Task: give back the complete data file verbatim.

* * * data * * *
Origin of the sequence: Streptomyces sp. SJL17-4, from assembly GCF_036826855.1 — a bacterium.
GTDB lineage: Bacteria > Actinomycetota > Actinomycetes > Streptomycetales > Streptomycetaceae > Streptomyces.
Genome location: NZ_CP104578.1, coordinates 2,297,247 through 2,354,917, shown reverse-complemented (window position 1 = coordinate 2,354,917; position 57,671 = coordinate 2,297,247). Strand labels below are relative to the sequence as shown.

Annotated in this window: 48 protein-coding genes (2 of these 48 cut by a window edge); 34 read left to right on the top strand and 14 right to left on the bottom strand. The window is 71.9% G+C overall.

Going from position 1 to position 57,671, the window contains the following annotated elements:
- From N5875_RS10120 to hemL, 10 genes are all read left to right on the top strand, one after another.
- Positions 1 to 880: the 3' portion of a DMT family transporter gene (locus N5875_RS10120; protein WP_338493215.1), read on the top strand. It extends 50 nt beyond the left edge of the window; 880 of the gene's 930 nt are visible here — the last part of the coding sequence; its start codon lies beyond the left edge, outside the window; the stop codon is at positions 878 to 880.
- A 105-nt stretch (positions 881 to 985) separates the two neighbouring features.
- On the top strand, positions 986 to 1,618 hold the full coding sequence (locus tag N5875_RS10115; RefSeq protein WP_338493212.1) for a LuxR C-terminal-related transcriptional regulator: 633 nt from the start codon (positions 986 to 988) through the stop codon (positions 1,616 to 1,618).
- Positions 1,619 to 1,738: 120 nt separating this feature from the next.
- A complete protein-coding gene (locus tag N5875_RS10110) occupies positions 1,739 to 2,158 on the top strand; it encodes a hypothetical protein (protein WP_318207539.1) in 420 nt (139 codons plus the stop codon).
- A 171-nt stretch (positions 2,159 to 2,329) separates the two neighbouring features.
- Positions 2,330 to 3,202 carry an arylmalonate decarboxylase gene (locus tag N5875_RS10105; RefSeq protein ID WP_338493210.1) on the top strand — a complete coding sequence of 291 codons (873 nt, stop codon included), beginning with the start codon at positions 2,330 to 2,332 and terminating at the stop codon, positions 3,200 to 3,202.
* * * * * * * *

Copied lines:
Origin of the sequence: Streptomyces sp. SJL17-4, from assembly GCF_036826855.1 — a bacterium.
GTDB lineage: Bacteria > Actinomycetota > Actinomycetes > Streptomycetales > Streptomycetaceae > Streptomyces.
Genome location: NZ_CP104578.1, coordinates 2,297,247 through 2,354,917, shown reverse-complemented (window position 1 = coordinate 2,354,917; position 57,671 = coordinate 2,297,247). Strand labels below are relative to the sequence as shown.

Annotated in this window: 48 protein-coding genes (2 of these 48 cut by a window edge); 34 read left to right on the top strand and 14 right to left on the bottom strand. The window is 71.9% G+C overall.

Going from position 1 to position 57,671, the window contains the following annotated elements:
- From N5875_RS10120 to hemL, 10 genes are all read left to right on the top strand, one after another.
- Positions 1 to 880: the 3' portion of a DMT family transporter gene (locus N5875_RS10120; protein WP_338493215.1), read on the top strand. It extends 50 nt beyond the left edge of the window; 880 of the gene's 930 nt are visible here — the last part of the coding sequence; its start codon lies beyond the left edge, outside the window; the stop codon is at positions 878 to 880.
- A 105-nt stretch (positions 881 to 985) separates the two neighbouring features.
- On the top strand, positions 986 to 1,618 hold the full coding sequence (locus tag N5875_RS10115; RefSeq protein WP_338493212.1) for a LuxR C-terminal-related transcriptional regulator: 633 nt from the start codon (positions 986 to 988) through the stop codon (positions 1,616 to 1,618).
- Positions 1,619 to 1,738: 120 nt separating this feature from the next.
- A complete protein-coding gene (locus tag N5875_RS10110) occupies positions 1,739 to 2,158 on the top strand; it encodes a hypothetical protein (protein WP_318207539.1) in 420 nt (139 codons plus the stop codon).
- A 171-nt stretch (positions 2,159 to 2,329) separates the two neighbouring features.
- Positions 2,330 to 3,202 carry an arylmalonate decarboxylase gene (locus tag N5875_RS10105; RefSeq protein ID WP_338493210.1) on the top strand — a complete coding sequence of 291 codons (873 nt, stop codon included), beginning with the start codon at positions 2,330 to 2,332 and terminating at the stop codon, positions 3,200 to 3,202.